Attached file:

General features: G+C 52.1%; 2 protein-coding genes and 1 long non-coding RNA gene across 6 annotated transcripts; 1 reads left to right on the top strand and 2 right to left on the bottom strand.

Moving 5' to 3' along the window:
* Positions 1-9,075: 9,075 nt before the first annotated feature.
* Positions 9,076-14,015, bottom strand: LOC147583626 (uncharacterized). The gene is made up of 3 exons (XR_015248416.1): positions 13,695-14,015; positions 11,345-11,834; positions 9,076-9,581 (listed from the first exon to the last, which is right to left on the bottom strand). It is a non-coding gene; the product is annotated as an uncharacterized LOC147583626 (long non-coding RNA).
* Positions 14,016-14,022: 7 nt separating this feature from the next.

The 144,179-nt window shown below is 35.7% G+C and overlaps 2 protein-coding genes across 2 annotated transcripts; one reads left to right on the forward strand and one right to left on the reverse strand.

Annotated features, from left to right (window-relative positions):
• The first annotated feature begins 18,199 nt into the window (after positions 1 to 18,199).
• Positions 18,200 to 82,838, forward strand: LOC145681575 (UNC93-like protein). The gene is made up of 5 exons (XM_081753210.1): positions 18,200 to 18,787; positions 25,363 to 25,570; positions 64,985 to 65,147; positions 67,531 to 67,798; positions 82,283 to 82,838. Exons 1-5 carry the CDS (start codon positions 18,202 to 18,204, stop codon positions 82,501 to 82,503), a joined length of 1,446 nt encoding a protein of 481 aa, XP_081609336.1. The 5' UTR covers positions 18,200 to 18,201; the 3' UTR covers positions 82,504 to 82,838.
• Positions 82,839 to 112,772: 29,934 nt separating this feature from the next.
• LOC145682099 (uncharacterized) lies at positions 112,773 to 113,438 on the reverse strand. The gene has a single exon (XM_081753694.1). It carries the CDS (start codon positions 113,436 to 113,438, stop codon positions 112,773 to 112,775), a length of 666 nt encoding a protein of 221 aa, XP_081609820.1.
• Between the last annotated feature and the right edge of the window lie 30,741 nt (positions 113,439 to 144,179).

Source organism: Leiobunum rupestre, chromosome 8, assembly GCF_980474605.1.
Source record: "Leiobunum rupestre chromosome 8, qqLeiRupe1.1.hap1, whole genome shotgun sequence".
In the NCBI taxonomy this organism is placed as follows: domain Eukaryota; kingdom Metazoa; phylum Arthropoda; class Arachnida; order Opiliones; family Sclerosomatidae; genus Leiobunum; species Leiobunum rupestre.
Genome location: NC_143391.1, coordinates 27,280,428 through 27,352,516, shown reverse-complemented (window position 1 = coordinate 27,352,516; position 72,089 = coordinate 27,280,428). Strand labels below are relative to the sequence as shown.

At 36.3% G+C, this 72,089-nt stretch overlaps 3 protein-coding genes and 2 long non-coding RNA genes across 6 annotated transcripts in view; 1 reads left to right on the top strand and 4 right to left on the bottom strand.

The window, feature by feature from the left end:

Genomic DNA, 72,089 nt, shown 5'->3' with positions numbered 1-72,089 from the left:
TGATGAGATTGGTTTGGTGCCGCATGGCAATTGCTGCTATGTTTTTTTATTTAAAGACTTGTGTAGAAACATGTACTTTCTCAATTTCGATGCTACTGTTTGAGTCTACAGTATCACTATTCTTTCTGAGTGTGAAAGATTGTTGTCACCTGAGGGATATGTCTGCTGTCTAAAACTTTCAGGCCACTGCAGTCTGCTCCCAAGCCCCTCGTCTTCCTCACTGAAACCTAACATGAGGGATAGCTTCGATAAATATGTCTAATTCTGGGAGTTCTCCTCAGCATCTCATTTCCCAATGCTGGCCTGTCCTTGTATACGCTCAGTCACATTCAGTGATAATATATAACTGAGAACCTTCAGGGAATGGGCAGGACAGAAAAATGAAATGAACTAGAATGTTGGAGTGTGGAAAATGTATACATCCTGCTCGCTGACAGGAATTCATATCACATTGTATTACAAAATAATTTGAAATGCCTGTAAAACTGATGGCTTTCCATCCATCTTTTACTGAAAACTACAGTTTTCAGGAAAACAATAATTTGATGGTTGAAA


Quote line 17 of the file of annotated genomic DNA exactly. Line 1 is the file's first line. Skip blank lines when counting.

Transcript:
At 36.3% G+C, this 72,089-nt stretch overlaps 3 protein-coding genes and 2 long non-coding RNA genes across 6 annotated transcripts in view; 1 reads left to right on the top strand and 4 right to left on the bottom strand.